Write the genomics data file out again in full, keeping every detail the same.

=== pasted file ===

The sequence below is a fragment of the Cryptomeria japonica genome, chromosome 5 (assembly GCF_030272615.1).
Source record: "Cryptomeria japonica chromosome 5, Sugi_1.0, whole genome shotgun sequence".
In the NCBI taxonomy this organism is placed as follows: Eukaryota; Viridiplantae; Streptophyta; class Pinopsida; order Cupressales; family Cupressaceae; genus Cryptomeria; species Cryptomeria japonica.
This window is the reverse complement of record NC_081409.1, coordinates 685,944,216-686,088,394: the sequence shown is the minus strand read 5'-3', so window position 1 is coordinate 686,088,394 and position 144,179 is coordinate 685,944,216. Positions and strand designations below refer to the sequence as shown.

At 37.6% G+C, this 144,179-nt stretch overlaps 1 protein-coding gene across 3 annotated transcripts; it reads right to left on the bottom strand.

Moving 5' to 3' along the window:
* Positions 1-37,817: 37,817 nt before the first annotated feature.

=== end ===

The sequence below is a fragment of the Cryptomeria japonica genome, chromosome 5 (assembly GCF_030272615.1).
Source record: "Cryptomeria japonica chromosome 5, Sugi_1.0, whole genome shotgun sequence".
In the NCBI taxonomy this organism is placed as follows: Eukaryota; Viridiplantae; Streptophyta; class Pinopsida; order Cupressales; family Cupressaceae; genus Cryptomeria; species Cryptomeria japonica.
This window is the reverse complement of record NC_081409.1, coordinates 685,944,216-686,088,394: the sequence shown is the minus strand read 5'-3', so window position 1 is coordinate 686,088,394 and position 144,179 is coordinate 685,944,216. Positions and strand designations below refer to the sequence as shown.

At 37.6% G+C, this 144,179-nt stretch overlaps 1 protein-coding gene across 3 annotated transcripts; it reads right to left on the bottom strand.

Moving 5' to 3' along the window:
* Positions 1-37,817: 37,817 nt before the first annotated feature.